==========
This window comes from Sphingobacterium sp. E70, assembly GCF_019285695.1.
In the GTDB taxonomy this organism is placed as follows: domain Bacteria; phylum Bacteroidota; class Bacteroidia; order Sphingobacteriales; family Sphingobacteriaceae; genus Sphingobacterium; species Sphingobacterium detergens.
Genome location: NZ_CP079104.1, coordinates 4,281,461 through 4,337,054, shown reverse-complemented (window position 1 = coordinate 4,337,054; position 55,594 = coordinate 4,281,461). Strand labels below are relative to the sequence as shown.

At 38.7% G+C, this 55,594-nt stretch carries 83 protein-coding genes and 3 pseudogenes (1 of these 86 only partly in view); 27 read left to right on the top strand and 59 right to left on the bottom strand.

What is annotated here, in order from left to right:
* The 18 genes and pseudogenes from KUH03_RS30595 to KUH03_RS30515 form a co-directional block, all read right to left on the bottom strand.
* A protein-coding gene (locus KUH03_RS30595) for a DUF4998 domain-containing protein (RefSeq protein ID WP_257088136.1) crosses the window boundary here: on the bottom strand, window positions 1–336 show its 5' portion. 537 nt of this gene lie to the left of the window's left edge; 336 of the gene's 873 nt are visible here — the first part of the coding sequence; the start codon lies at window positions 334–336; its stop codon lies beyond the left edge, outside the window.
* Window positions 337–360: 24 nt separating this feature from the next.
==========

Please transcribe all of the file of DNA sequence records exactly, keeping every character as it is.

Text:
This window comes from Sphingobacterium sp. E70, assembly GCF_019285695.1.
In the GTDB taxonomy this organism is placed as follows: domain Bacteria; phylum Bacteroidota; class Bacteroidia; order Sphingobacteriales; family Sphingobacteriaceae; genus Sphingobacterium; species Sphingobacterium detergens.
Genome location: NZ_CP079104.1, coordinates 4,281,461 through 4,337,054, shown reverse-complemented (window position 1 = coordinate 4,337,054; position 55,594 = coordinate 4,281,461). Strand labels below are relative to the sequence as shown.

At 38.7% G+C, this 55,594-nt stretch carries 83 protein-coding genes and 3 pseudogenes (1 of these 86 only partly in view); 27 read left to right on the top strand and 59 right to left on the bottom strand.

What is annotated here, in order from left to right:
* The 18 genes and pseudogenes from KUH03_RS30595 to KUH03_RS30515 form a co-directional block, all read right to left on the bottom strand.
* A protein-coding gene (locus KUH03_RS30595) for a DUF4998 domain-containing protein (RefSeq protein ID WP_257088136.1) crosses the window boundary here: on the bottom strand, window positions 1–336 show its 5' portion. 537 nt of this gene lie to the left of the window's left edge; 336 of the gene's 873 nt are visible here — the first part of the coding sequence; the start codon lies at window positions 334–336; its stop codon lies beyond the left edge, outside the window.
* Window positions 337–360: 24 nt separating this feature from the next.